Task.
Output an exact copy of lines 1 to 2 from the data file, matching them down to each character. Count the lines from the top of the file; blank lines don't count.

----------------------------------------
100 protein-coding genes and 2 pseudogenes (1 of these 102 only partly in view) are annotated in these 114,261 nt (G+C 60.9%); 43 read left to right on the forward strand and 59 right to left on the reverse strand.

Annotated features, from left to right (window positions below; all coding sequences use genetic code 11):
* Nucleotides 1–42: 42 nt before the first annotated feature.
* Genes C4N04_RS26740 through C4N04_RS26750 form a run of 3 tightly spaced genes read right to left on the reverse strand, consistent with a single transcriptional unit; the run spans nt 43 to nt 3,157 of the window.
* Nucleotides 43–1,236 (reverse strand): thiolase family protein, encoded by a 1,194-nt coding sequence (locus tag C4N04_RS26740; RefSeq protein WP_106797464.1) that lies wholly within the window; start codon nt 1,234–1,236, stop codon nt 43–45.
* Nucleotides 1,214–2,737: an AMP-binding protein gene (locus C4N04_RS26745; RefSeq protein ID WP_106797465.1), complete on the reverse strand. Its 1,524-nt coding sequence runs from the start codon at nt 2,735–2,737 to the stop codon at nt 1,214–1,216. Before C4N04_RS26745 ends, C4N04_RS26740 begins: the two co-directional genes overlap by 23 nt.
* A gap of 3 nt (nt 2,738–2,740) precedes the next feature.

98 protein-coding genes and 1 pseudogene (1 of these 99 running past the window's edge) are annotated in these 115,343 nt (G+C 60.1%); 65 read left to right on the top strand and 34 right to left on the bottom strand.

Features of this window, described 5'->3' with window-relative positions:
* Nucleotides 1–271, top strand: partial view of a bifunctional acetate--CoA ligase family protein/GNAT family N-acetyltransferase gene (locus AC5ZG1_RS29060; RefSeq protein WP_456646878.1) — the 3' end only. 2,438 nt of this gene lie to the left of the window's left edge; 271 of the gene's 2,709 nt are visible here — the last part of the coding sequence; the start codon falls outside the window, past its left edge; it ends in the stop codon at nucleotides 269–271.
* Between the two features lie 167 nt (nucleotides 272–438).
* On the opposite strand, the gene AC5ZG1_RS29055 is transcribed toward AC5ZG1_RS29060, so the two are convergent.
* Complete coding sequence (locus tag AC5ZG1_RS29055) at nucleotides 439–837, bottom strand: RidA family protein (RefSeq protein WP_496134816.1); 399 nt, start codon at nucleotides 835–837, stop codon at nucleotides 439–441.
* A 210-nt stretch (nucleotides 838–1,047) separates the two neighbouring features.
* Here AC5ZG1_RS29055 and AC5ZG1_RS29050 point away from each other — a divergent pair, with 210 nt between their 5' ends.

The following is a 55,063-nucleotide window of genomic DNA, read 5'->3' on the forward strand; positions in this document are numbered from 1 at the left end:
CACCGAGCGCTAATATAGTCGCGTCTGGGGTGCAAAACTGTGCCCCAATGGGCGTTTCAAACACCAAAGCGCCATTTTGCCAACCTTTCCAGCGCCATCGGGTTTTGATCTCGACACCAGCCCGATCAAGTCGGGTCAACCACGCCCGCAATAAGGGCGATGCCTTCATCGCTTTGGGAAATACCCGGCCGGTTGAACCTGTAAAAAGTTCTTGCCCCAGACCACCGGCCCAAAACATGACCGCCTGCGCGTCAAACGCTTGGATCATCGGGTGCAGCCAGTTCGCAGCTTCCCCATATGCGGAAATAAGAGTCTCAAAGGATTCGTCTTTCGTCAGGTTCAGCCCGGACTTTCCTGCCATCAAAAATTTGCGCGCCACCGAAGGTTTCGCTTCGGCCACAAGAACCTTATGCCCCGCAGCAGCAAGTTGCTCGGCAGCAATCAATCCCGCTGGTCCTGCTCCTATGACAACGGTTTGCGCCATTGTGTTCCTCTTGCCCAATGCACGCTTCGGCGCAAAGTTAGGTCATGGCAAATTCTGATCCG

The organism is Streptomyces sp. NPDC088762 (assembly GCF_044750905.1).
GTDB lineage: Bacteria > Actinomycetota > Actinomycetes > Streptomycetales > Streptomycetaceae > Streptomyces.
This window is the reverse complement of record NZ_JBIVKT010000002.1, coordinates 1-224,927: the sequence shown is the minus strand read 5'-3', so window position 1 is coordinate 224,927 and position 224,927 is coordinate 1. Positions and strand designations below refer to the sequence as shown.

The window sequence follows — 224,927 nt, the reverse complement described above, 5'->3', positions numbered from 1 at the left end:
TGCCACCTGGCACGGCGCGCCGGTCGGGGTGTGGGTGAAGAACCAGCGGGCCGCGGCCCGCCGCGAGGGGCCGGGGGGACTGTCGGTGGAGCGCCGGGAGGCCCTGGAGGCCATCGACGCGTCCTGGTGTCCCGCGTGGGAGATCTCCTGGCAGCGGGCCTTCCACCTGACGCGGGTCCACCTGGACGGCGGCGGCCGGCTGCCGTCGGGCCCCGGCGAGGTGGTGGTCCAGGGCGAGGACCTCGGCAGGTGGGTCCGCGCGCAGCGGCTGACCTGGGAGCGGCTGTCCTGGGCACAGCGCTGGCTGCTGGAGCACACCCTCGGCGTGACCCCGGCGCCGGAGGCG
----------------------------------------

100 protein-coding genes and 2 pseudogenes (1 of these 102 only partly in view) are annotated in these 114,261 nt (G+C 60.9%); 43 read left to right on the forward strand and 59 right to left on the reverse strand.

Annotated features, from left to right (window positions below; all coding sequences use genetic code 11):